Please note, original photos were taken before the pandemic.
Mwembe Primary School began in 1978 with just 23 pupils. Today, there are 292 students and 14 teachers, but still no source of water on school grounds.
The lack of water on campus means the entire school relies on students carrying water from home for all of the school's drinking, cooking, and cleaning needs. But the students can never carry enough to meet all of these needs. Still, it is a daily requirement the school has no choice but to enforce.
A normal school day for a student at Mwembe Primary School begins at 7:30 am when students arrive in school carrying water from home in their jerrycans. This water is for the school cook's use in cooking lunch and washing dishes. Classes begin at 8:00 am and run until 12:45 pm with a late-morning break, unless the morning water collection was not enough to cook lunch. In that case, students are sent back home during their morning lessons to fetch more water.
At the lunch break, the pupils carry their jerrycans home once more so they can come back with more water for the afternoon. This second round of water is used to clean classrooms and latrines at 3.00 pm, when pupils finish their learning for the day before they go home. There is not enough water to do their cleaning routine thoroughly, however, and there is never enough for handwashing. Sometimes dishes must also be left dirty at the end of the day.
There are many complications to an entire school relying on students for water. Pupils often arrive late and tired from their burdensome walk, as they also must carry their books and belongings every day. Sometimes students are then too tired to focus well in class, impacting their performance.
"We are not able to clear our syllabus at the end of the year because most of the time we are out looking for water, and this has contributed to poor results in our national examinations. It's our prayer that our school will be one of the schools that will benefit from WASH facilities," said pupil Margret.
Since teachers and parents alike cannot monitor the children as they fetch water at home, no one is sure of which source is safe for consumption and which is dirty. Even clean water is contaminated by pupils' dirty containers or unwashed hands as they carry the containers to school. And once at school, the water is combined for use, so even 1 contaminated source means everyone is at risk of water-related diseases.
The headteacher reported that the performance of the school has really gone down because most pupils are always absent from school due to health problems mainly related to waterborne diseases. The rate of water-related diseases is very high and a lot of money is spent on medication instead of paying school fees for the pupils to be at school throughout the year.
"Precious time for both teachers and pupils is wasted because at times, we take the pupils out of class to go and get water so that meals can be prepared. We are unable to clean our sanitation facilities daily because we lack water within our school compound," explained teacher Francis Ingairu.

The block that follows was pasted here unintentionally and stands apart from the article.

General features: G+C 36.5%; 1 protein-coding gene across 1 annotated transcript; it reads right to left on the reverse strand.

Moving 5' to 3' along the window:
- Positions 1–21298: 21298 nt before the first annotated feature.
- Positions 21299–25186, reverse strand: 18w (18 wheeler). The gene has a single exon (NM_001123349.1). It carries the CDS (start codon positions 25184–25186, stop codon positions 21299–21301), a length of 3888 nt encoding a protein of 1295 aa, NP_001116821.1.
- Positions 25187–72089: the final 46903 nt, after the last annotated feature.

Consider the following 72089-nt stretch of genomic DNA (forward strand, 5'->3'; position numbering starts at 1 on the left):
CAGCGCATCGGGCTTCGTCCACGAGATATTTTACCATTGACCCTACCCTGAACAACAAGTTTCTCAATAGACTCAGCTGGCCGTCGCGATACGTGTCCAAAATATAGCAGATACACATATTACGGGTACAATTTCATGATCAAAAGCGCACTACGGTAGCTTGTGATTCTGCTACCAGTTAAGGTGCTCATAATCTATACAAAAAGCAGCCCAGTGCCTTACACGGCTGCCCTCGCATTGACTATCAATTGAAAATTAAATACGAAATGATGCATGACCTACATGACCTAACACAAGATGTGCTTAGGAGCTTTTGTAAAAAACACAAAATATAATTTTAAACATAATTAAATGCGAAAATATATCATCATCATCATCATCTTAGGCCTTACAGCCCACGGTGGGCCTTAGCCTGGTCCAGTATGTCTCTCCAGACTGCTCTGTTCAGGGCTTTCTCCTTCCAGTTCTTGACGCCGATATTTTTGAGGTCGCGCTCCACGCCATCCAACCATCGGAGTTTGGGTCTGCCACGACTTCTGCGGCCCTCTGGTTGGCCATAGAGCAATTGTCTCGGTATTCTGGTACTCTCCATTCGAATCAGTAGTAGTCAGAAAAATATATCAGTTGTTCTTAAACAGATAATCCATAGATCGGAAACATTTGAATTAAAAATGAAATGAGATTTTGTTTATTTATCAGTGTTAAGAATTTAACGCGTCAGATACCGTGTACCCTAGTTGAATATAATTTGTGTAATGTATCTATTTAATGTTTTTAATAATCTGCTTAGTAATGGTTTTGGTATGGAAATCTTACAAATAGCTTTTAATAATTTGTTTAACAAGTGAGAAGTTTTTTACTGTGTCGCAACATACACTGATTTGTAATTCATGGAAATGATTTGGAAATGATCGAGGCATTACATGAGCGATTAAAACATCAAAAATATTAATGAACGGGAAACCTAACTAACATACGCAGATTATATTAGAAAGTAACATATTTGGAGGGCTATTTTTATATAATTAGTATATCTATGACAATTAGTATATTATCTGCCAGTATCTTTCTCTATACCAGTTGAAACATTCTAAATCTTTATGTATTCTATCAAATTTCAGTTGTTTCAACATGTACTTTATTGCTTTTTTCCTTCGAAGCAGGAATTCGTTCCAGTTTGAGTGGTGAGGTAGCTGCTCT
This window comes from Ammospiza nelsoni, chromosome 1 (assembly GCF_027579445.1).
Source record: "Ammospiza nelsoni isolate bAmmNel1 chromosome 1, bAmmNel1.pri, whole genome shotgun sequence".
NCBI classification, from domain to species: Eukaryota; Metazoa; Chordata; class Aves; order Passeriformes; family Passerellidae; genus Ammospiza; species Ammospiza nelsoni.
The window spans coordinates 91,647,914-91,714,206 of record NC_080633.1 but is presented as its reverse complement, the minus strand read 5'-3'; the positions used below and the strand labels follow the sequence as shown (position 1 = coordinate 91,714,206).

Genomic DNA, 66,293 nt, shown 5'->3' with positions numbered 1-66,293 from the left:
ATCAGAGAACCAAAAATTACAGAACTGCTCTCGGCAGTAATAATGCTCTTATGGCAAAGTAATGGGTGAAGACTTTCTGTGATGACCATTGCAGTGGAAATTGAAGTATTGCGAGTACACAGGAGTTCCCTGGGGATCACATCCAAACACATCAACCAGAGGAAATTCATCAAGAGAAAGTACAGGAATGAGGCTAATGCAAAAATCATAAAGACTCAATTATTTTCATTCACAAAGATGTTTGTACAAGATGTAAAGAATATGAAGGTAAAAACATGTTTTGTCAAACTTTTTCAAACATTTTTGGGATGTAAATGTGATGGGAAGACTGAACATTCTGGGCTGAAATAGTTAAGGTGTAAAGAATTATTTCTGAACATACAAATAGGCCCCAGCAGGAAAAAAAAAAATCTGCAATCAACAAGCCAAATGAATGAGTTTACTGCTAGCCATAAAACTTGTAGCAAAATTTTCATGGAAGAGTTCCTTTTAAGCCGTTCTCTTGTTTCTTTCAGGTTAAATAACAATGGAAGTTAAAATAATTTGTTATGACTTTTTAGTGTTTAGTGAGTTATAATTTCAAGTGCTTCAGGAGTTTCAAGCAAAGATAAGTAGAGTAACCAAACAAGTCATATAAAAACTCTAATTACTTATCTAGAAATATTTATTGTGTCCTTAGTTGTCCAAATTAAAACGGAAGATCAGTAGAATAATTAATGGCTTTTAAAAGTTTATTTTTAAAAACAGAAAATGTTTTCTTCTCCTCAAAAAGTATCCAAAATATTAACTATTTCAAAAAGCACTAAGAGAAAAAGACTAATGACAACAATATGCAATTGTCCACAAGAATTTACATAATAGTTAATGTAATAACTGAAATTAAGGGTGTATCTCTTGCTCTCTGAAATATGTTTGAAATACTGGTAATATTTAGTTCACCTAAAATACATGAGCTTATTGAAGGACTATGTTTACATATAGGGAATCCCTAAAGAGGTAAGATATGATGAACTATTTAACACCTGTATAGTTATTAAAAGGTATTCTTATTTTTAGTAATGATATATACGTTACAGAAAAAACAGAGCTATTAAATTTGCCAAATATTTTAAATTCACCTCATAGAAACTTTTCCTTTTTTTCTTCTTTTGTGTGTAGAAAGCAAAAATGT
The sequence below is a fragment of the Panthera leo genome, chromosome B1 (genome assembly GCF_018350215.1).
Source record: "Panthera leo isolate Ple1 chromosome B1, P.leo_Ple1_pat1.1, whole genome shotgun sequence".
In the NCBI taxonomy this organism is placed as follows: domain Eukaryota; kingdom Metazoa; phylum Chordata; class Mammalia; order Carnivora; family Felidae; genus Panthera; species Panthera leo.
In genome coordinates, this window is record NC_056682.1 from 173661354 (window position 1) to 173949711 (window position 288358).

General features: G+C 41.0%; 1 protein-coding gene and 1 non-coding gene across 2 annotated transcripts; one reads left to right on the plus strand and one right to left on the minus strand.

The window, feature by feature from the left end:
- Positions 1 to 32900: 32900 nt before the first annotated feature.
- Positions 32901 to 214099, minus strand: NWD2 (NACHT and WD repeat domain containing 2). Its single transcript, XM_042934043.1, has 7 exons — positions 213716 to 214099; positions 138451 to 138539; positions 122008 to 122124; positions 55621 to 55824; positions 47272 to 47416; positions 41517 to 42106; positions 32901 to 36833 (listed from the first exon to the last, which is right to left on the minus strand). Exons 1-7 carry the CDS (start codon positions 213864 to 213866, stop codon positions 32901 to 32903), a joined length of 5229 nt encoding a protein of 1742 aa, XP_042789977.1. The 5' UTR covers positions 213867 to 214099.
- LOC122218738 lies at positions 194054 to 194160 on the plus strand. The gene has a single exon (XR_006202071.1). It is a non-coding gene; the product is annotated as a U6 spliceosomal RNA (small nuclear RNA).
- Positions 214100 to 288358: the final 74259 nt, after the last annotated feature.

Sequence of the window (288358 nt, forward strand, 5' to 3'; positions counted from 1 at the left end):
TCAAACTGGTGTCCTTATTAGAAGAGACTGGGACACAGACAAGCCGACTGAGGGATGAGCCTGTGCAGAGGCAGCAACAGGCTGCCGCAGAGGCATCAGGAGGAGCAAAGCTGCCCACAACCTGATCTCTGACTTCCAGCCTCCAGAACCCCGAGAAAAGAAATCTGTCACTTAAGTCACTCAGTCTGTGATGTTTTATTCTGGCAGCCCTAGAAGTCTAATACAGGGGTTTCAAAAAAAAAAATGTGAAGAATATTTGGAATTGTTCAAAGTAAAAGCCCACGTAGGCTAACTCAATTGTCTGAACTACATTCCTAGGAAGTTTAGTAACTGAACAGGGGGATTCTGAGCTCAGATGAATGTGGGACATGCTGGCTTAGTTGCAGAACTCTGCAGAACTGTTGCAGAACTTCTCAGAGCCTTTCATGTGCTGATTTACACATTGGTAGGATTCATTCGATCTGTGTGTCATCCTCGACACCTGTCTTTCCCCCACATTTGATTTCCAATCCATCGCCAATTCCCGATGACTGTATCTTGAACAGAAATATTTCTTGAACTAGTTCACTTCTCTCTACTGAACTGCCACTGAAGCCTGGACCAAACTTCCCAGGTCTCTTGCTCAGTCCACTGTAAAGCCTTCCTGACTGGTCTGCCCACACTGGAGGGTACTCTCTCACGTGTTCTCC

What We Can Do:
A 75,000-liter rainwater catchment tank will help alleviate the water crisis at this school. The school will help collect the needed construction materials such as sand, bricks, rocks, and water for mixing cement. We will complement their materials by providing an expert team of artisans, tools, hardware, and the guttering system. Once finished, this tank will begin catching rainfall that will be used by the school’s students and staff for drinking, handwashing, cooking, cleaning, and much more.
We and the school strongly believe that all of these components will work together to improve standards at this school, which will help lead to better student academic performance and will help to unlock the potential for these students to live better, healthier lives.
There is currently nowhere for students to wash their hands after using the latrines or before eating lunch, let alone the water to do so.
The student health club will oversee the 2 new handwashing stations we will provide, and make sure they are kept clean and in working condition. The club leaders will fill the handwashing stations with water daily and make sure they are always supplied with a cleaning agent such as soap or ash.
2 triple-door latrine blocks will be constructed with local materials that the school will help gather. 3 doors will serve the girls while the other 3 will serve the boys. All of these new latrines will have cement floors that are designed to be easy to use and to clean. And with a rain tank right on school property, there should be enough water to keep them clean.
Training on Health, Hygiene, COVID-19, and More
We will hold a 1-day intensive training session with students, teachers, and parents. This training will cover a wide range of topics including COVID-19 symptoms, transmission routes, and prevention; personal and environmental hygiene; and the operation and maintenance of the rain tank, latrines, and handwashing stations. There will be a special emphasis on handwashing.
Our team of facilitators will use a variety of methods to train, including participatory hygiene and sanitation transformation, and asset-based community development. We will initiate a student health club, which will prepare students to lead other pupils into healthy habits at school and at home. We will also lead lectures, group discussions, and provide illustrative handouts to teach health topics and ways to promote good hygiene practices within the school including handwashing and water treatment. We will then conduct a series of follow-up trainings before transitioning to our regularly scheduled support visits throughout the year.